New York

Michael David

Hamilton Gallery

Michael David’s wax and oil paintings air a Victorian heroine’s modest yet expectant certainty of homage to her beauty. Nevertheless, one comes away impressed by the intelligence which manufactures their beauty: they are so modulated, so balanced, so fair, trained to accommodate many different tastes without appearing compromised. They delight in surface but believe in form—cut-out or raised planes intersect the visceral wax buildup; they are thematically steadfast and reasonable, reassuringly reverting to an earlier concern—the cruciform—but attenuating it, discretely alluding to it rather than insisting on it. They are cultured, they can compare and contrast Barnett Newman and Clyfford Still or Ellsworth Kelly and Morris Louis with convincing authority. And they are finely sensitive, even (subtly) erotic, appreciative, for instance, of the unyielding hardness of the cross against the melting sorrow of the flesh.

These are virtuosic displays of informed good taste, truly classical balance. They achieve everything they set out to achieve. But there may be a problem with their premise, namely, that excess can be approached rationally. The paintings push transcendence and/or exorbitance. The domineering abstract wedge, most recently invoiced by Julian Schnabel, is the central cohering event for David, but he softens it, bleeds it, robs it of its imposition. It’s flayed, like Marsyas (the satyr skinned by Apollo), a name aptly dropped in one of the titles. Even when it cracks open the space like a bomb, we seem to catch the moment after the fluorescence, or, frequently, some later passage when revelation has shrunk to a glimpse, to patches peeking through an occluded surface—the afterglow within the mushroom cloud. Color comes closer to transcendence since David sometimes applies the waxy texture before the paint so that stroke has nothing to do with hue. The effect is of a release of vapors into the atmosphere; color has left its shell, like a soul migrating out of the body.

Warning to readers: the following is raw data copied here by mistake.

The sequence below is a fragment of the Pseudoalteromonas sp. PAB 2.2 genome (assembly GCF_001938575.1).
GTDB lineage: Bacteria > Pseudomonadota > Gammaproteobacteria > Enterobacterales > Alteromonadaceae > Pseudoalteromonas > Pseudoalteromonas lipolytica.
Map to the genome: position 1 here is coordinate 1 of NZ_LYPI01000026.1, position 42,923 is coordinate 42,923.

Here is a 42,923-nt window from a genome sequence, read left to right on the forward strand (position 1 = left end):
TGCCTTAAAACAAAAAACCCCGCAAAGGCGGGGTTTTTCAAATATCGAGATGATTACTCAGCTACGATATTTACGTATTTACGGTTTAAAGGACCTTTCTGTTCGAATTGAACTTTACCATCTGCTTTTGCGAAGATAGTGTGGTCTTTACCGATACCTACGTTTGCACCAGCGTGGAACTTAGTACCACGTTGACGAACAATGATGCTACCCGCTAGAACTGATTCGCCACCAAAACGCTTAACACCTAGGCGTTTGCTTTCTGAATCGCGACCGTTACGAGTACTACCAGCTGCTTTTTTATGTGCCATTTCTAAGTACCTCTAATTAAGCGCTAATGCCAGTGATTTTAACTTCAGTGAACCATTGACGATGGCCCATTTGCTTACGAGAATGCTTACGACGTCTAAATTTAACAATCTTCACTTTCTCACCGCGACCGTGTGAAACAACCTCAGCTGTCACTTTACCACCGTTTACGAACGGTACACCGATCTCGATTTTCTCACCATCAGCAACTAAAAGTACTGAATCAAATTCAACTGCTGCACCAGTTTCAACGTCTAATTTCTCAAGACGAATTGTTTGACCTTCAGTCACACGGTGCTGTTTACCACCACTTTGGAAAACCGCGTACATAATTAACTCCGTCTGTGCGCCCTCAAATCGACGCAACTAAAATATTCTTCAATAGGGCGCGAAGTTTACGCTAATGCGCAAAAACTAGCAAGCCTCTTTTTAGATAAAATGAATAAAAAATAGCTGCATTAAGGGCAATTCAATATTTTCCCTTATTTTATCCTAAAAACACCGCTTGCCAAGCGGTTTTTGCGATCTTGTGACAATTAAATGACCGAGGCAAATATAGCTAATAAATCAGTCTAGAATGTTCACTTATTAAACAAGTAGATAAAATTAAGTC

Basically, though, David does not care for extremes; he is instead a master of betweenness. Note Between Dusk and Dawn, 1982–83, where, although the incised geometry aligns one reference to the sun rising and falling correctly, the effect in the dusk half of the diptych is perversely one of darkness being squeezed up and out by flanks of light, while dawn, on the other hand, is put upon, unable to rise. Like Apollo, David would find Marsyas and his flute inharmonious. He’s an Apollonian, expressing sympathy for but not empathy with the ecstatic.

Jeanne Silverthorne